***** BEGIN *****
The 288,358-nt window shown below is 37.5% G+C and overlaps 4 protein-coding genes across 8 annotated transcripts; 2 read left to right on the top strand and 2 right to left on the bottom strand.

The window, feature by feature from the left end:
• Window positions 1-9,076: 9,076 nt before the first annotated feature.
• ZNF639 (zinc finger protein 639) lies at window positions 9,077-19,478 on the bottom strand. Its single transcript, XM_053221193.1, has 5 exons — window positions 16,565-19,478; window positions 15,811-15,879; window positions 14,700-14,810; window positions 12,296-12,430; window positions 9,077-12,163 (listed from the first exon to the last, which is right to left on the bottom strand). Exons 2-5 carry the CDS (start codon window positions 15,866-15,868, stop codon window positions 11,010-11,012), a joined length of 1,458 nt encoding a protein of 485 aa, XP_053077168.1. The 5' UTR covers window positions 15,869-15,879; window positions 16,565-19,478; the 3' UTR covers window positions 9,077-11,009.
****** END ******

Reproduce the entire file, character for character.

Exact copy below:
The 288,358-nt window shown below is 37.5% G+C and overlaps 4 protein-coding genes across 8 annotated transcripts; 2 read left to right on the top strand and 2 right to left on the bottom strand.

The window, feature by feature from the left end:
• Window positions 1-9,076: 9,076 nt before the first annotated feature.
• ZNF639 (zinc finger protein 639) lies at window positions 9,077-19,478 on the bottom strand. Its single transcript, XM_053221193.1, has 5 exons — window positions 16,565-19,478; window positions 15,811-15,879; window positions 14,700-14,810; window positions 12,296-12,430; window positions 9,077-12,163 (listed from the first exon to the last, which is right to left on the bottom strand). Exons 2-5 carry the CDS (start codon window positions 15,866-15,868, stop codon window positions 11,010-11,012), a joined length of 1,458 nt encoding a protein of 485 aa, XP_053077168.1. The 5' UTR covers window positions 15,869-15,879; window positions 16,565-19,478; the 3' UTR covers window positions 9,077-11,009.